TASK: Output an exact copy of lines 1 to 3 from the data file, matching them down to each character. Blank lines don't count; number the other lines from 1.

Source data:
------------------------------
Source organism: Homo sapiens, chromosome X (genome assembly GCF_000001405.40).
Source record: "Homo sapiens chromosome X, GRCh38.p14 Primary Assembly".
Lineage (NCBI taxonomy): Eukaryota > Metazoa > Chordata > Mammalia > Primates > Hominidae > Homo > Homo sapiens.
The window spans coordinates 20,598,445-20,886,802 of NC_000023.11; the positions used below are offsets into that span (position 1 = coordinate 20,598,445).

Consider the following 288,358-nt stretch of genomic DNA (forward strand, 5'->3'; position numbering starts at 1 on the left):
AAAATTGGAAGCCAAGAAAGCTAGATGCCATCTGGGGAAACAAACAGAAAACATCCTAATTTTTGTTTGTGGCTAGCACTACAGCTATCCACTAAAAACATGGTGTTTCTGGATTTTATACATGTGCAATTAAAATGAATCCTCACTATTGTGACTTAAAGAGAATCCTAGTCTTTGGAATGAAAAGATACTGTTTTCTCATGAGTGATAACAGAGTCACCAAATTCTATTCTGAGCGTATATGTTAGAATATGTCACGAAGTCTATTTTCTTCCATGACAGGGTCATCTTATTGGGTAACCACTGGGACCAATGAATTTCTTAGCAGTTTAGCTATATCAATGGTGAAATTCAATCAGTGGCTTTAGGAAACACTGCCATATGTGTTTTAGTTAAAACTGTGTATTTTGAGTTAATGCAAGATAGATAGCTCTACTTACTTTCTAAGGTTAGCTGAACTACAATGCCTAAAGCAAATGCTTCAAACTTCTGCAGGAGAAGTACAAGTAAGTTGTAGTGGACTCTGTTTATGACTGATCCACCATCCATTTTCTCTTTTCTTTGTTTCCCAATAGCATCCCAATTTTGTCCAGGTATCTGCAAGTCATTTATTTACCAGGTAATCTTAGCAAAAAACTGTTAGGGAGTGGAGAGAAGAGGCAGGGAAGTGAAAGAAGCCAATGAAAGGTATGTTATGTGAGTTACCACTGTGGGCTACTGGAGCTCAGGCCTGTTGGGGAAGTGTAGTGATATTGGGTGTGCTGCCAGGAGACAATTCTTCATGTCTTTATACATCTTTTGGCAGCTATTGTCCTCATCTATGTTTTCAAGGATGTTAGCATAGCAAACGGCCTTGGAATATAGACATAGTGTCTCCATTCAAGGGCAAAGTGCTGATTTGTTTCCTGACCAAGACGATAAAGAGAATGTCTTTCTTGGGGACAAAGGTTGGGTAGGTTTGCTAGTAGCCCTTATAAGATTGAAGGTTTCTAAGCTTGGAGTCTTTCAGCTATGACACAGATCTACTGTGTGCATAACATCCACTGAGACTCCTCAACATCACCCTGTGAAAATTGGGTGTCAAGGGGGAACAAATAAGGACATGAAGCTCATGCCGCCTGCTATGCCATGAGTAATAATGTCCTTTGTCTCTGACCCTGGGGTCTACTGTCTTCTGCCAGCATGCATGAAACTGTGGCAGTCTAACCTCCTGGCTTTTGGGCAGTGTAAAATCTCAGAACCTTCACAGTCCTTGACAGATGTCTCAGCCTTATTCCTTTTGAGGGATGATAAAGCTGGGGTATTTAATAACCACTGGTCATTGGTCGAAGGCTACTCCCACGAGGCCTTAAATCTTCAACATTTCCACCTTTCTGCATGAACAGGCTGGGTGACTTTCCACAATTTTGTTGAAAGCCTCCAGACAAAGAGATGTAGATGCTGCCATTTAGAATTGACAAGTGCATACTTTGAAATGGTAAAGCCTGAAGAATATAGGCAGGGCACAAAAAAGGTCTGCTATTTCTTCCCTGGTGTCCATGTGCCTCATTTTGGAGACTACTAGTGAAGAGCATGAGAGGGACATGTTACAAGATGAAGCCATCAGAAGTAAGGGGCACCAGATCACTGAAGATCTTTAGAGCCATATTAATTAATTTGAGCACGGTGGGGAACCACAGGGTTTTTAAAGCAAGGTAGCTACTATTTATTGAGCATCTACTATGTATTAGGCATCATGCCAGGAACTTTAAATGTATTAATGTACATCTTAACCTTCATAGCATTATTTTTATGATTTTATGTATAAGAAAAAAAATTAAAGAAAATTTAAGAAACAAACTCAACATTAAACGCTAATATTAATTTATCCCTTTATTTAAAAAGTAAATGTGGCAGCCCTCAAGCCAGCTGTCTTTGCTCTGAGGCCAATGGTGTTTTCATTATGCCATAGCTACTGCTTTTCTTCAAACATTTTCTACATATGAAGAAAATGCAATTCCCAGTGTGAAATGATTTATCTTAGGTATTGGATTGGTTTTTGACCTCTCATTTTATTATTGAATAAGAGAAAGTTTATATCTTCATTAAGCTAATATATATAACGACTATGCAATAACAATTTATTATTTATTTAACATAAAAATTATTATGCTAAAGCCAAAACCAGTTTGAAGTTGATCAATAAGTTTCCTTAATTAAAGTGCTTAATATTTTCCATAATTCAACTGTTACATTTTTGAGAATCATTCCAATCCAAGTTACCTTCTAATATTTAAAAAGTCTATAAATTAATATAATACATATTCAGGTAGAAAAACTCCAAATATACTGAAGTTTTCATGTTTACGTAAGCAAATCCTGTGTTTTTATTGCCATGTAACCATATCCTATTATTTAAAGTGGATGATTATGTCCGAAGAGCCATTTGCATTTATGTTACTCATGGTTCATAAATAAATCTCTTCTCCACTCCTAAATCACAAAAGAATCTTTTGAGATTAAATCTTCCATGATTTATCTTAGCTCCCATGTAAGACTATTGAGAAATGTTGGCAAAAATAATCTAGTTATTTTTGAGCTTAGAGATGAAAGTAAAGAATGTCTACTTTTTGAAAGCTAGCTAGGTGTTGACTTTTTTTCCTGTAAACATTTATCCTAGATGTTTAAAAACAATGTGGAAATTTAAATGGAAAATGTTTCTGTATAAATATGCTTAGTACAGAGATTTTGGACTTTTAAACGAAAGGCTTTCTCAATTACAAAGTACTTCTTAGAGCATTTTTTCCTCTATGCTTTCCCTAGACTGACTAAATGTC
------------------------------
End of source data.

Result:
Source organism: Homo sapiens, chromosome X (genome assembly GCF_000001405.40).
Source record: "Homo sapiens chromosome X, GRCh38.p14 Primary Assembly".
Lineage (NCBI taxonomy): Eukaryota > Metazoa > Chordata > Mammalia > Primates > Hominidae > Homo > Homo sapiens.